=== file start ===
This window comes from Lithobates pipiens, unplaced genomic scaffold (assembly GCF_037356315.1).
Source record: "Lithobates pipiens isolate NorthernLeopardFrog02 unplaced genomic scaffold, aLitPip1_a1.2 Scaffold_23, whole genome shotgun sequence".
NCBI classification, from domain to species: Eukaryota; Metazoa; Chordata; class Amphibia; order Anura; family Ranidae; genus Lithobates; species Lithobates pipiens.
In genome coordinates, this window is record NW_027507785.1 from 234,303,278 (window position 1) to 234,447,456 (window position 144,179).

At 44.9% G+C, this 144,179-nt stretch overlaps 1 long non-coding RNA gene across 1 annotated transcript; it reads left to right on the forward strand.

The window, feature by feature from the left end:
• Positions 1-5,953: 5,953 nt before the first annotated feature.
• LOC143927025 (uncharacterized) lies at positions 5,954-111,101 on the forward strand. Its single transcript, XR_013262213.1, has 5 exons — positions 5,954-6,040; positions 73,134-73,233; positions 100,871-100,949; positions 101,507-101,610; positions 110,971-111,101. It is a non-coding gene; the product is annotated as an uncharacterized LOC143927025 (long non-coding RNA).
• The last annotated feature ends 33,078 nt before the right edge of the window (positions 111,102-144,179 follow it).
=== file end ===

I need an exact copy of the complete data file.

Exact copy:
This window comes from Lithobates pipiens, unplaced genomic scaffold (assembly GCF_037356315.1).
Source record: "Lithobates pipiens isolate NorthernLeopardFrog02 unplaced genomic scaffold, aLitPip1_a1.2 Scaffold_23, whole genome shotgun sequence".
NCBI classification, from domain to species: Eukaryota; Metazoa; Chordata; class Amphibia; order Anura; family Ranidae; genus Lithobates; species Lithobates pipiens.
In genome coordinates, this window is record NW_027507785.1 from 234,303,278 (window position 1) to 234,447,456 (window position 144,179).

At 44.9% G+C, this 144,179-nt stretch overlaps 1 long non-coding RNA gene across 1 annotated transcript; it reads left to right on the forward strand.

The window, feature by feature from the left end:
• Positions 1-5,953: 5,953 nt before the first annotated feature.
• LOC143927025 (uncharacterized) lies at positions 5,954-111,101 on the forward strand. Its single transcript, XR_013262213.1, has 5 exons — positions 5,954-6,040; positions 73,134-73,233; positions 100,871-100,949; positions 101,507-101,610; positions 110,971-111,101. It is a non-coding gene; the product is annotated as an uncharacterized LOC143927025 (long non-coding RNA).
• The last annotated feature ends 33,078 nt before the right edge of the window (positions 111,102-144,179 follow it).